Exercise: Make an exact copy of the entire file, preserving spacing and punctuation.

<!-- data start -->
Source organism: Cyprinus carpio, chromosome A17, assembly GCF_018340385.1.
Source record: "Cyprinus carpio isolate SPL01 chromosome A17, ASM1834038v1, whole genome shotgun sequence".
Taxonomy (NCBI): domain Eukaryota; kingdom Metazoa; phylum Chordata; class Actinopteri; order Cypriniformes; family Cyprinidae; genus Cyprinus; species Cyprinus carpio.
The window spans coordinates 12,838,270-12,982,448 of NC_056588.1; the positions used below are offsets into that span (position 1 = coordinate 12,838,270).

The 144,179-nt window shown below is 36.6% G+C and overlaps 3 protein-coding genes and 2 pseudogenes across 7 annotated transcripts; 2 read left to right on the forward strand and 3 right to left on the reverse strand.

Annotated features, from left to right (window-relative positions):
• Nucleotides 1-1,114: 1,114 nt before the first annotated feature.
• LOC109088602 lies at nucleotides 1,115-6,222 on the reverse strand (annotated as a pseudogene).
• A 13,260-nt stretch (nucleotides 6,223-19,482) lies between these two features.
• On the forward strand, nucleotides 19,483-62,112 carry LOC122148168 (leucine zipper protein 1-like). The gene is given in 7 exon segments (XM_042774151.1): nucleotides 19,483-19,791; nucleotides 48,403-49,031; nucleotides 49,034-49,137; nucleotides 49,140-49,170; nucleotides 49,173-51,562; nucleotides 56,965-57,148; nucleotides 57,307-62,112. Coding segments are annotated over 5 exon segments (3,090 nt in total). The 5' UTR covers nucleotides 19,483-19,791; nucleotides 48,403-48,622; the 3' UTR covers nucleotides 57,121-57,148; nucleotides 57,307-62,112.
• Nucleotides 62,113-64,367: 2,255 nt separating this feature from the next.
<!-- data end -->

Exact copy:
Source organism: Cyprinus carpio, chromosome A17, assembly GCF_018340385.1.
Source record: "Cyprinus carpio isolate SPL01 chromosome A17, ASM1834038v1, whole genome shotgun sequence".
Taxonomy (NCBI): domain Eukaryota; kingdom Metazoa; phylum Chordata; class Actinopteri; order Cypriniformes; family Cyprinidae; genus Cyprinus; species Cyprinus carpio.
The window spans coordinates 12,838,270-12,982,448 of NC_056588.1; the positions used below are offsets into that span (position 1 = coordinate 12,838,270).

The 144,179-nt window shown below is 36.6% G+C and overlaps 3 protein-coding genes and 2 pseudogenes across 7 annotated transcripts; 2 read left to right on the forward strand and 3 right to left on the reverse strand.

Annotated features, from left to right (window-relative positions):
• Nucleotides 1-1,114: 1,114 nt before the first annotated feature.
• LOC109088602 lies at nucleotides 1,115-6,222 on the reverse strand (annotated as a pseudogene).
• A 13,260-nt stretch (nucleotides 6,223-19,482) lies between these two features.
• On the forward strand, nucleotides 19,483-62,112 carry LOC122148168 (leucine zipper protein 1-like). The gene is given in 7 exon segments (XM_042774151.1): nucleotides 19,483-19,791; nucleotides 48,403-49,031; nucleotides 49,034-49,137; nucleotides 49,140-49,170; nucleotides 49,173-51,562; nucleotides 56,965-57,148; nucleotides 57,307-62,112. Coding segments are annotated over 5 exon segments (3,090 nt in total). The 5' UTR covers nucleotides 19,483-19,791; nucleotides 48,403-48,622; the 3' UTR covers nucleotides 57,121-57,148; nucleotides 57,307-62,112.
• Nucleotides 62,113-64,367: 2,255 nt separating this feature from the next.